Time, Gin, Denton and Dorothy Sayers

Given the multitude of people on social media confused by the instigation of this year’s British Summer time, we ought be thankful that William Willett’s original proposal to move the clocks forward by 80 minutes, in 20-minute weekly steps on Sundays in April and by the reverse procedure in September, was altered to the deceptively simple alternative of an hour forward in March, then reversed in October.

Mark, a reader of Time’s Flow Stemmed, kindly reminded me that Maurice Denton Welch was born on 29 March 2015. To mark Denton’s centenary I drank two gin and limes, a drink, with gin and French, that he frequently mentions in his Journals.

Like Max Sebald, Denton’s written texts comprise a seamless body of work in which he repeatedly returns to the same themes, experimenting with different forms. The Journals are a delight, patchy as any journals, but with moments of such radiance. Mark suggests that Denton’s short stories bridge the apparent leap in expressive quality between his first two novels and A Voice Through a Cloud. 

While I await delivery of a couple of collections of Denton Welch’s short stories, I’ll read an unusual book I came across in a second-hand bookshop in Cecil Court. The Passionate Intellect by Barbara Reynolds is a full-length study of novelist Dorothy L. Sayers’s fourteen year obsession with reading and translating Dante’s Divine Comedy. I’ve never Dorothy Sayers’s Lord Peter Wimsey detective novels, but share her fascination with Divine Comedy.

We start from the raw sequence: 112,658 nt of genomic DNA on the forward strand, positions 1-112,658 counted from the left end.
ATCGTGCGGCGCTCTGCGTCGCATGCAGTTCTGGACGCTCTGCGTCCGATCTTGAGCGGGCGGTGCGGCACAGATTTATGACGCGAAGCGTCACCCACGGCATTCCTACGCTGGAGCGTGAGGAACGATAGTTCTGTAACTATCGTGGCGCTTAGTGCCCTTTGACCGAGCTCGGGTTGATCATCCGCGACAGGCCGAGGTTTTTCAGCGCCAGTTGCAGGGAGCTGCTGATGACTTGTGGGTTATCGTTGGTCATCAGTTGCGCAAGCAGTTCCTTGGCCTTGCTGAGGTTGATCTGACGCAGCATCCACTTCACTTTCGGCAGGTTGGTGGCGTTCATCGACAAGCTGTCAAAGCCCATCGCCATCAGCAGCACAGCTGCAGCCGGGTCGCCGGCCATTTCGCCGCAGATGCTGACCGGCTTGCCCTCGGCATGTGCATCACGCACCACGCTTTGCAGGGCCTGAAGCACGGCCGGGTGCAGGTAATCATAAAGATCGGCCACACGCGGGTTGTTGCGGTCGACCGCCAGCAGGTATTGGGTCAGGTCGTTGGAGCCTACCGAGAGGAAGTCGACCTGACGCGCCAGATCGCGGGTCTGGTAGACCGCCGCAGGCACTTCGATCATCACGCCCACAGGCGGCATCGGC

Reynolds bases much of the book on the remarkable correspondence that Sayers exchanged with Charles Williams, at the time a much esteemed poet, essayist and critic. Sayers became absorbed with Divine Comedy after reading Williams’s The Figure of Beatrice, which I ought also to read sometime soon. Dorothy Sayers starting reading Divine Comedy in August 1944, a period Denton Welch writes of brilliantly in his Journals, when almost ten thousand buzz bombs or V-1s were fired at south-east England. Sayers writes of the hold that Divine Comedy took on her imagination:

The plain fact is that I bolted my meals, neglected my sleep, work and correspondence, drove my friends crazy, and paid only a distracted attention to the doodle-bugs, which happened to be investing the neighbourhood at the time, until I had panted my way through the Three Realms of the dead from top to bottom and from bottom to top.

I’ve never read any of Dorothy L. Sayers’s Lord Peter Wimsey novels. Should I? How about Jill Paton Walsh’s continuation of the series: ghastly or noteworthy?

An Eternal Moment

I thought again of our snug place in the leaves under the fallen tree, looking out on to the rising hill with the smoky curtain of rain falling into the stiff still green bracken, and the curiously high squeaking of some solitary wood pigeons and then their gurgling coo. An eternal moment always dissolving which will yet re-occur a thousand, thousand times to a thousand, thousand other people when we are dead, who will look out in the same way through the windows in their heads and see the falling rain, the bracken, the pattern of the oak bark, and wonder, and go on wondering for years.